The Washington Wizards lost their Bullets nickname in 1997.
On Wednesday night, Washington opted for heavier artillery: three-point bombs.
The Wizards drilled a franchise-record 18 triples in their 116-102 win over the Philadelphia 76ers. Six different players hit at least one three for Washington, including a career-high five from John Wall and four more by reserve forward Martell Webster.
No, that isn't a misprint. Wall, a career 25.8 percent three-point shooter, shot 5-of-8 from beyond the arc to lead the Wizards to their first win of 2013-14:
John Wall hit five three-pointers last night. He had just 12 *ALL* of last season. #Wizards— J.E. Skeets (@jeskeets) November 7, 2013
Crazier still is the fact that 2012-13 was actually a bounce-back season for Wall's three-point shooting. In 2011-12, he was a woeful 3-of-42 from downtown.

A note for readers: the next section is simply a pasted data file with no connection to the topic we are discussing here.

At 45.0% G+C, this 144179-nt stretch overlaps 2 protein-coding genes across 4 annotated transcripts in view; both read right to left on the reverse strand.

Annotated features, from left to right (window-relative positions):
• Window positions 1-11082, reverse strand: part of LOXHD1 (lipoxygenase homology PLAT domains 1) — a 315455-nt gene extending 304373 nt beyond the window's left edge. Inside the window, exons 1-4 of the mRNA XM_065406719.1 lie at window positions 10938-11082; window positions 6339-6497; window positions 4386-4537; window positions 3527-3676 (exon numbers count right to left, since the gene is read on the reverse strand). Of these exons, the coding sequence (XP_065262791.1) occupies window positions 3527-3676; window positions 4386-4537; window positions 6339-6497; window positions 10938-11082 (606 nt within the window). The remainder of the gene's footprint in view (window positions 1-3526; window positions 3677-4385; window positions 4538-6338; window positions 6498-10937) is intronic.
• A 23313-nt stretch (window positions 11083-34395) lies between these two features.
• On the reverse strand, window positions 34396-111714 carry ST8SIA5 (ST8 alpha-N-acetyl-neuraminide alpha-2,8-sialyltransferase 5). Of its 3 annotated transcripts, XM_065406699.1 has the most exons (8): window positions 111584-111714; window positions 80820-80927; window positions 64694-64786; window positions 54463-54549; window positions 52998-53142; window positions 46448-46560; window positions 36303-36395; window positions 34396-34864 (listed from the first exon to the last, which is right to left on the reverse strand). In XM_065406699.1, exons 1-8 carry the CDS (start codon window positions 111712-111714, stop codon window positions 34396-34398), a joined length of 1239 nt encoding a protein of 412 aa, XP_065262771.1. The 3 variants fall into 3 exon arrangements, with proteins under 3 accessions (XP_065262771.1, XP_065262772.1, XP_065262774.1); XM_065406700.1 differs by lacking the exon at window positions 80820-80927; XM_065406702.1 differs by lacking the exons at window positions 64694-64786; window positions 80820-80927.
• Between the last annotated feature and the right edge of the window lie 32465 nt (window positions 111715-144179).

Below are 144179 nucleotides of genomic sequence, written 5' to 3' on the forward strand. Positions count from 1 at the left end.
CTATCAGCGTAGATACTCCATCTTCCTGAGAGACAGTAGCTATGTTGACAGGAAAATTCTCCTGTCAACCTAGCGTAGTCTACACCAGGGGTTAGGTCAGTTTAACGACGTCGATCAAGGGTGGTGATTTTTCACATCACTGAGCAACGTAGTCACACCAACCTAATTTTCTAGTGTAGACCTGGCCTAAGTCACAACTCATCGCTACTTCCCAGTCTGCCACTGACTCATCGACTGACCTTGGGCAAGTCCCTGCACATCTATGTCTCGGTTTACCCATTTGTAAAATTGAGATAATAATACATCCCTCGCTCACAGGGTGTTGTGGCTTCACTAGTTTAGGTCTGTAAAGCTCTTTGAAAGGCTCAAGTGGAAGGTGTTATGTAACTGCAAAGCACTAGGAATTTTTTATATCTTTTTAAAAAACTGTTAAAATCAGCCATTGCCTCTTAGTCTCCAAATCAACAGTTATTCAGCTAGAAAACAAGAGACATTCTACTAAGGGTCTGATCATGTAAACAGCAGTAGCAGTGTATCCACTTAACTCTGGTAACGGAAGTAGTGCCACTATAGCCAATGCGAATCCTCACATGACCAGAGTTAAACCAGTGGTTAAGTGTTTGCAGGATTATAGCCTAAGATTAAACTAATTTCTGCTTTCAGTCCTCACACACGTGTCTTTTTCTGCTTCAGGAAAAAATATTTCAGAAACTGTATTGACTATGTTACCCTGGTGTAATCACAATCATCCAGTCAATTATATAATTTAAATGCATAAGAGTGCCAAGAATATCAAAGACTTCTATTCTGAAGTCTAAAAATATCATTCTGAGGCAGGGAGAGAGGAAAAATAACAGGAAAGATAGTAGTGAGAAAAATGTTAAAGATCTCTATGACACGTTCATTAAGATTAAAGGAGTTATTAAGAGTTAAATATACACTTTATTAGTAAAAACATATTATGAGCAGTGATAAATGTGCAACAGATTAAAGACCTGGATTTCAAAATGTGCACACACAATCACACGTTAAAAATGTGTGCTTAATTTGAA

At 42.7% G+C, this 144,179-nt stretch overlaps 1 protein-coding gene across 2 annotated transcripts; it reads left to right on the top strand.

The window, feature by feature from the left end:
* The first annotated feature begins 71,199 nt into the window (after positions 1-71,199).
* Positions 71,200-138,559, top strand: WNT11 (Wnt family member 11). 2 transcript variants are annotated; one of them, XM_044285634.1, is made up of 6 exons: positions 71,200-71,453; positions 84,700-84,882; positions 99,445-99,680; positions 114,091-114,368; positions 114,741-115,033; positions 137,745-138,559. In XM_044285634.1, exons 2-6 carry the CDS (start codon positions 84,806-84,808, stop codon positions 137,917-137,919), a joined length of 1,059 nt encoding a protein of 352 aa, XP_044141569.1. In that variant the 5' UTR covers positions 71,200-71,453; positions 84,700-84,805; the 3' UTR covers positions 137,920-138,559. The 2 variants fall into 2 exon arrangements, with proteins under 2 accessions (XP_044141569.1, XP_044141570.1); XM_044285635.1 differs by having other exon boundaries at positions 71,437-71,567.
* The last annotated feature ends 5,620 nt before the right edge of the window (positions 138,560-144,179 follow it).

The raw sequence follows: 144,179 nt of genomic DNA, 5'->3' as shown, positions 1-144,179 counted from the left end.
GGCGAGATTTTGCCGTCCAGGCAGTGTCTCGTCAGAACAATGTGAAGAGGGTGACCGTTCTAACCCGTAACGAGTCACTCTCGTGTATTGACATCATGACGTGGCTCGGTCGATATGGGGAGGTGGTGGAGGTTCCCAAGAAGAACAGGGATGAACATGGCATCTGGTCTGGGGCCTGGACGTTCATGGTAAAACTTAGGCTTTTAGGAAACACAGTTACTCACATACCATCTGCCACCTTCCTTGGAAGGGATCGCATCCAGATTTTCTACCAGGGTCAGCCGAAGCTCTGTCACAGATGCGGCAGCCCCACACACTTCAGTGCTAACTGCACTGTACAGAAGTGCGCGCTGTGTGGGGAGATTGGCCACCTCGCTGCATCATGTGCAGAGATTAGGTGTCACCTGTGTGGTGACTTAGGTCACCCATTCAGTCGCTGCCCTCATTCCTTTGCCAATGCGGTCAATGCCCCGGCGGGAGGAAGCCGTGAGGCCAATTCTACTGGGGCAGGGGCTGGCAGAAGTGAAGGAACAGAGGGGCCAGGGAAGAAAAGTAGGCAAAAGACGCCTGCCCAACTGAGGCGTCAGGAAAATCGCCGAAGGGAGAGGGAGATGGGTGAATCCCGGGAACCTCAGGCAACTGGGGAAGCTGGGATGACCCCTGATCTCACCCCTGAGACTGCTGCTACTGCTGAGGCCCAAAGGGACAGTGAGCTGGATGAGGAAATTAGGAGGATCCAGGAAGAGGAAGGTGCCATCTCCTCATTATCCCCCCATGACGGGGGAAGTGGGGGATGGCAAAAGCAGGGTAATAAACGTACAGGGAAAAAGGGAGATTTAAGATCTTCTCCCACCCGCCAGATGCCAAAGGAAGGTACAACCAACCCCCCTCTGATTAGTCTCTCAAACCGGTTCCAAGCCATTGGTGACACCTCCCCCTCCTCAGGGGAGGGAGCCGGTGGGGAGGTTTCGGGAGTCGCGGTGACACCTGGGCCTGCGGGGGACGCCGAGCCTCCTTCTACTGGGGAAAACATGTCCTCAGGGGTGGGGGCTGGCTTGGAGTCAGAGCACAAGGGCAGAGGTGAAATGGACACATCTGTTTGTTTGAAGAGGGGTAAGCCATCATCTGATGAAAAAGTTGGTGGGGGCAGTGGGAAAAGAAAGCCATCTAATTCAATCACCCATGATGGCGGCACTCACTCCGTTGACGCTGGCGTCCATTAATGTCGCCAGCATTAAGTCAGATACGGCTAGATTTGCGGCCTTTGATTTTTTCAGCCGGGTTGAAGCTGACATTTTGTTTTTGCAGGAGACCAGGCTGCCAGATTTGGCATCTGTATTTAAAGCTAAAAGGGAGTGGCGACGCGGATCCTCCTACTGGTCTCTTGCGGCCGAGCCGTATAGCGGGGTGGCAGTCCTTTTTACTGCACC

Bizarre doesn't begin to describe this box score.
The Wizards shot a good-not-great 36.5 percent from three last season (10th in the NBA) and averaged only 6.6 triples a night (18th). On Wednesday, though, Washington connected on 18 of its 33 attempts (54.5 percent) from three-point land. The team actually shot better beyond the arc than it did inside of it (43.9 percent from the field).
Resident sniper Bradley Beal (3-of-9) brought down the team's percentage. A hired gun with one of the smoothest strokes of the 2012 rookie class, he played the role of distributor and dished out a career-best eight assists.
There was a steady stream of double takes throughout the contest:
Another John Wall 3 ball? When did he become Steph Curry? JW is 4-6 from long distance & he's going splash every time #wizards— Michael Lee (@MrMichaelLee) November 7, 2013
While Wall's three-point barrage might have caught the hoops world off guard, at least one person saw it coming. "He was screaming that on his way in, he might just keep bombing up threes," Beal said of Wall following the game, via Michael Lee of The Washington Post.
This season hasn't gone the way that the playoff-hopeful Wizards had scripted it, but this was an intriguing addition to the first chapter of Washington's 2013-14 narrative.